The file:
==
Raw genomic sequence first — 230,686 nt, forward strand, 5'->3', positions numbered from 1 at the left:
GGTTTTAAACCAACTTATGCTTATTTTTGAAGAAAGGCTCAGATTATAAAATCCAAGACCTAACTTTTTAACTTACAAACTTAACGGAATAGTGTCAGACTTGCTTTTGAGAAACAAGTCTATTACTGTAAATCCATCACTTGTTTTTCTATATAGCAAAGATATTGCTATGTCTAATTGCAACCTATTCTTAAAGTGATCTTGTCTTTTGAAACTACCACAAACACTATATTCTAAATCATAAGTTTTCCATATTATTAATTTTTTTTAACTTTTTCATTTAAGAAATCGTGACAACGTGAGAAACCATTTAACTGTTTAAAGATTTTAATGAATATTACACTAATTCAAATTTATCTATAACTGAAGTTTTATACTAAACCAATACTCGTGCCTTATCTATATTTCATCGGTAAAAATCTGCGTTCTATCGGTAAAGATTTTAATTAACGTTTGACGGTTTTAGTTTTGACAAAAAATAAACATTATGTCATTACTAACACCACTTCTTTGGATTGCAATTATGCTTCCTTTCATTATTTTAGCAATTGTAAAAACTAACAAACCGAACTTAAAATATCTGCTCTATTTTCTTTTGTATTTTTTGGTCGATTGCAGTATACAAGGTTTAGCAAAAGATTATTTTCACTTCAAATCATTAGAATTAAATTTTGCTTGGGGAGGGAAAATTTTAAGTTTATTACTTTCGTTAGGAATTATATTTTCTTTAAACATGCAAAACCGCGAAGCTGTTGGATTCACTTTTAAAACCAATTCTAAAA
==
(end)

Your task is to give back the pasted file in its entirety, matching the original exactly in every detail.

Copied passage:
Raw genomic sequence first — 230,686 nt, forward strand, 5'->3', positions numbered from 1 at the left:
GGTTTTAAACCAACTTATGCTTATTTTTGAAGAAAGGCTCAGATTATAAAATCCAAGACCTAACTTTTTAACTTACAAACTTAACGGAATAGTGTCAGACTTGCTTTTGAGAAACAAGTCTATTACTGTAAATCCATCACTTGTTTTTCTATATAGCAAAGATATTGCTATGTCTAATTGCAACCTATTCTTAAAGTGATCTTGTCTTTTGAAACTACCACAAACACTATATTCTAAATCATAAGTTTTCCATATTATTAATTTTTTTTAACTTTTTCATTTAAGAAATCGTGACAACGTGAGAAACCATTTAACTGTTTAAAGATTTTAATGAATATTACACTAATTCAAATTTATCTATAACTGAAGTTTTATACTAAACCAATACTCGTGCCTTATCTATATTTCATCGGTAAAAATCTGCGTTCTATCGGTAAAGATTTTAATTAACGTTTGACGGTTTTAGTTTTGACAAAAAATAAACATTATGTCATTACTAACACCACTTCTTTGGATTGCAATTATGCTTCCTTTCATTATTTTAGCAATTGTAAAAACTAACAAACCGAACTTAAAATATCTGCTCTATTTTCTTTTGTATTTTTTGGTCGATTGCAGTATACAAGGTTTAGCAAAAGATTATTTTCACTTCAAATCATTAGAATTAAATTTTGCTTGGGGAGGGAAAATTTTAAGTTTATTACTTTCGTTAGGAATTATATTTTCTTTAAACATGCAAAACCGCGAAGCTGTTGGATTCACTTTTAAAACCAATTCTAAAA